VCUQ Social Awareness Campaign Project – Elder Abuse

// Posted by on 04/10/2013 (8:45 AM)


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Vicky said...

Please let us know what this campaign is trying to achieve. The image and punch line “When is your time up?” does not clearly portray a message to me personally. Thanks!

// 04/15/2013 at 9:26 am

Celia said...

I think after closer inspection, I find your point based on your title “Elder Abuse” to be that how old does a person have to be when they stop getting cared for and/or start getting abused by the various systems in place. This is a really interesting campaign because it draws attention to a subject that is especially prevalent in the US and often gets pushed aside as not important compared to other issues. The quality of treatment of elders in their last years of life greatly decreases. This campaign says to me “at what point does the system throw you out, and determine that your time is up.” To improve the campaign image, I think you should consider using three different images and maybe come up with a follow up statement for “when is your time up?”

// 04/15/2013 at 10:23 am

Andrew said...

I agree with my classmates’ comments. I think this campaign has the potential to be very powerful, but the message was a bit lost on me. I feel like the posters may show the aging process better in person than through my screen, because it took me a minute to realize what was going on. The message is great, but I think the images themselves need to be a little more dramatic and not as similar to each other. Great job, though!

// 04/15/2013 at 12:15 pm

Jorien said...

Is the campaign for elderly abuse on streets or also the poor care in elderly homes? Because I know that in The Netherlands there are several elderly homes where they do not take good care of them because there is not enough nurses, and people say that prisoners are even better off than elderly. I agree with andrew that the differences in the aging process should be a bit more clear, maybe also by changing the clothing.. although that might make it hard to see that it is the same person still. I dont know if the background should view a more specific place where elder abuse has taken place, because for me it does not seem too clear why it is there. the caption does make a point, but I agree with Celia that the context is a bit lost.

// 04/15/2013 at 2:46 pm

Sam said...

I think I understand where you’re going with the campaign. First, I would definitely make a much more pronounced visual difference between the three iterations of the person in the ads; that is, make the man age 15 years between each billboard. Once you get that message across–that you will inevitably age–you will have drivers thinking about their own lives. With viewers connecting personally to the ads, you can convey a poignant message. The message here is definitely too weak and vague. The two-tone wording, though, strikes a chord with me for some reason, so thats cool. That said, definitely make the campaign smaller and more specific than just “elderly abuse.”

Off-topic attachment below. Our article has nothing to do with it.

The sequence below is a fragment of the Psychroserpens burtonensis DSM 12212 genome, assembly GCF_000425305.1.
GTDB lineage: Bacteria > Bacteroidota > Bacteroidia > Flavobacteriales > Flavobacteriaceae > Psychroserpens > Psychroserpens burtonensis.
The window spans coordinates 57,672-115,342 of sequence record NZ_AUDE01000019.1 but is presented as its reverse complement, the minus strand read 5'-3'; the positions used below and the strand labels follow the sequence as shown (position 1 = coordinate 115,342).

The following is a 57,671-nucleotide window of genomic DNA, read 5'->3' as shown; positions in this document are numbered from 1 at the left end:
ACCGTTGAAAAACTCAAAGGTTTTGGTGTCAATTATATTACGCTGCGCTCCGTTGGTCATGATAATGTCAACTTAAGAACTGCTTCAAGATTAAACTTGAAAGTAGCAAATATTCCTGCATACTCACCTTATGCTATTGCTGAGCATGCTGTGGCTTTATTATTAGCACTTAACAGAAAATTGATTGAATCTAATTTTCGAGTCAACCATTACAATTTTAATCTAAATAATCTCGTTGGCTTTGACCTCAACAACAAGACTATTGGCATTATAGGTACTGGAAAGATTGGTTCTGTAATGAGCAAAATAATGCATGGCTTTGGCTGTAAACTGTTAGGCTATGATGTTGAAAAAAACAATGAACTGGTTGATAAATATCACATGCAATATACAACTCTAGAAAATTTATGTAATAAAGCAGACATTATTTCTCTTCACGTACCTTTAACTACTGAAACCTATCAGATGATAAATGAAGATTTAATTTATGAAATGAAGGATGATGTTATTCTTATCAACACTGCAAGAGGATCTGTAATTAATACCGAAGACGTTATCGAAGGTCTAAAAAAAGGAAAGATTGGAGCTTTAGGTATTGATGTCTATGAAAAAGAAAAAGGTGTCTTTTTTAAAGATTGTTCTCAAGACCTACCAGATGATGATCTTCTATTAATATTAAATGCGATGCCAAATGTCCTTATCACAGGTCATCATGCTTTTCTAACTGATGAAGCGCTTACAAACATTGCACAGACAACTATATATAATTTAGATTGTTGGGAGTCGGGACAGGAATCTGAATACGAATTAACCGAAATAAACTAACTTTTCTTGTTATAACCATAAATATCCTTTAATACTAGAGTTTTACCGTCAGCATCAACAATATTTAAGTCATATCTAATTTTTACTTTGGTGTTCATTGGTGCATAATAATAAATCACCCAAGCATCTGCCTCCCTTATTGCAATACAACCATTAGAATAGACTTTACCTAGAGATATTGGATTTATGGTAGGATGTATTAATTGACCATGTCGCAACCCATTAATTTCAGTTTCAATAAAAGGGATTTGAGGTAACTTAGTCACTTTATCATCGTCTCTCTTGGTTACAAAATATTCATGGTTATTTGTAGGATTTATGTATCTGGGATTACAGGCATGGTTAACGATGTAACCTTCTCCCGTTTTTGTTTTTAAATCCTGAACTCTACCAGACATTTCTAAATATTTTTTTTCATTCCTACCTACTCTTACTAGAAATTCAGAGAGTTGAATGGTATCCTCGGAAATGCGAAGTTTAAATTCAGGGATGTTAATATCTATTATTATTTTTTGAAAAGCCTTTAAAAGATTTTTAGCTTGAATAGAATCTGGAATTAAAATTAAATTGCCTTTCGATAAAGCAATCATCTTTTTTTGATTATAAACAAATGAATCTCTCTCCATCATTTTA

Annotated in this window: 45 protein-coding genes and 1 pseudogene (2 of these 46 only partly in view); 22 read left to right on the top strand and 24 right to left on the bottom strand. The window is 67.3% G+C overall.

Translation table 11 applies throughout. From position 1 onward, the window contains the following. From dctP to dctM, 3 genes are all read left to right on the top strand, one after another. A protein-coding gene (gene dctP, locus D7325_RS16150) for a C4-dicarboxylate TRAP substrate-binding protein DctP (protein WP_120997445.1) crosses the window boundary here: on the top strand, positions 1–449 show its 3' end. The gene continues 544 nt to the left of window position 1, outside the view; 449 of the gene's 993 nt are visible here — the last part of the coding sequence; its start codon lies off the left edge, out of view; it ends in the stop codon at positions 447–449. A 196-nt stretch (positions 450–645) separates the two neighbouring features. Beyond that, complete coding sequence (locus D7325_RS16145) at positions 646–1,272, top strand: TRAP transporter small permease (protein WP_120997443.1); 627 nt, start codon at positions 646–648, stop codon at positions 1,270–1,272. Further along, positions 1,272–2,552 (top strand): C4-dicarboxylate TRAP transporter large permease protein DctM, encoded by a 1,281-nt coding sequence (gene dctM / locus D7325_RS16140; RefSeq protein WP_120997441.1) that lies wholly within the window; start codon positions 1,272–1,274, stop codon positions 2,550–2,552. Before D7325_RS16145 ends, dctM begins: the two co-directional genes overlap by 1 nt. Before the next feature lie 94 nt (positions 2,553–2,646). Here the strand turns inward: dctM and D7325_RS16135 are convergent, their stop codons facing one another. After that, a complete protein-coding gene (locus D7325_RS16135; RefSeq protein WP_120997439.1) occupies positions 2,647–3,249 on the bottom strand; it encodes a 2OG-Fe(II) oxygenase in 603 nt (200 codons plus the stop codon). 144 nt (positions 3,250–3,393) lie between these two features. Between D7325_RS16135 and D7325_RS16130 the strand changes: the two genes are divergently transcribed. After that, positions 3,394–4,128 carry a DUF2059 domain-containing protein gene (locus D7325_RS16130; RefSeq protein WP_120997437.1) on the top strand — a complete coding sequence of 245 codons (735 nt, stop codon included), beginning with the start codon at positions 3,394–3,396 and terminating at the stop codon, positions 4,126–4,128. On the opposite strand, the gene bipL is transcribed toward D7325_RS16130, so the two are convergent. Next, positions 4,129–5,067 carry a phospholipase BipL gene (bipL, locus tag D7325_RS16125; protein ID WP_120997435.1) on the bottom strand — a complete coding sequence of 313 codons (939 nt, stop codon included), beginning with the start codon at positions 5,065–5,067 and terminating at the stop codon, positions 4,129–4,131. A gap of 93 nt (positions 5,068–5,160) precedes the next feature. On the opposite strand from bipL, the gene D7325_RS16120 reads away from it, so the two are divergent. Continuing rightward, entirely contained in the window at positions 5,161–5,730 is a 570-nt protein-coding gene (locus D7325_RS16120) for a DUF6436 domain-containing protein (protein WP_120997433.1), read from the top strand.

// 04/15/2013 at 3:02 pm

VCUQ Social Awareness said...

Everyone in class agreed that this team should make an extra effort to make the images more catchy, by enhancing the “aging effect” across the pictures.
Also the caption was a topic of conversation, as you point out. One student even said “it makes me think that I will die, but it doesn’t say what and if i should do anything about it”.
The research on this subject, in fact, was a bit lacking, and the design, although rich in potential, doesn’t really meet the expectations.
First of all, the topic is not elders abuse in general, but nursing homes. As life expectancy in Qatar is increasing (now around 60 years, very low as compared to the average for mt country, Italy, and I’m sure it is low for the average in US as well), the families seem to struggle taking care of their elders. As a collective society and a strongly religious one, sending elders to a nursing home is, in itself, seen as an abuse. So, the idea to promote is that in fact nursing homes, if organized and run properly, should be seen in a positive light, relieving some of the pressure and stress the families go through.
On the other hand, the risk is that families forget about their duties and responsibilities toward the elders never visiting them or forgetting about their responsibility of making the elders feel as still an important and valuable figure within the family. The social isolation and a tendency to a higher individualism are seen by the students who worked on this as the main reason why nursing homes become a place of abuse and neglect. If the relatives remember that they will always be the “caregivers”, even when they have to transfer some of the practical duties on to professionals, the abuse will be less likely to happen, as they visit their loved ones and monitor constantly the activities at the nursing home.
The practical suggestion we gave here is that maybe they should then focus on a general campaign against social isolation, with the first picture about a child in a socially populated environment, which become less and less populated at the person ages.
Let’s see what they come up with. I do believe there is a good potential here…

// 04/16/2013 at 7:12 am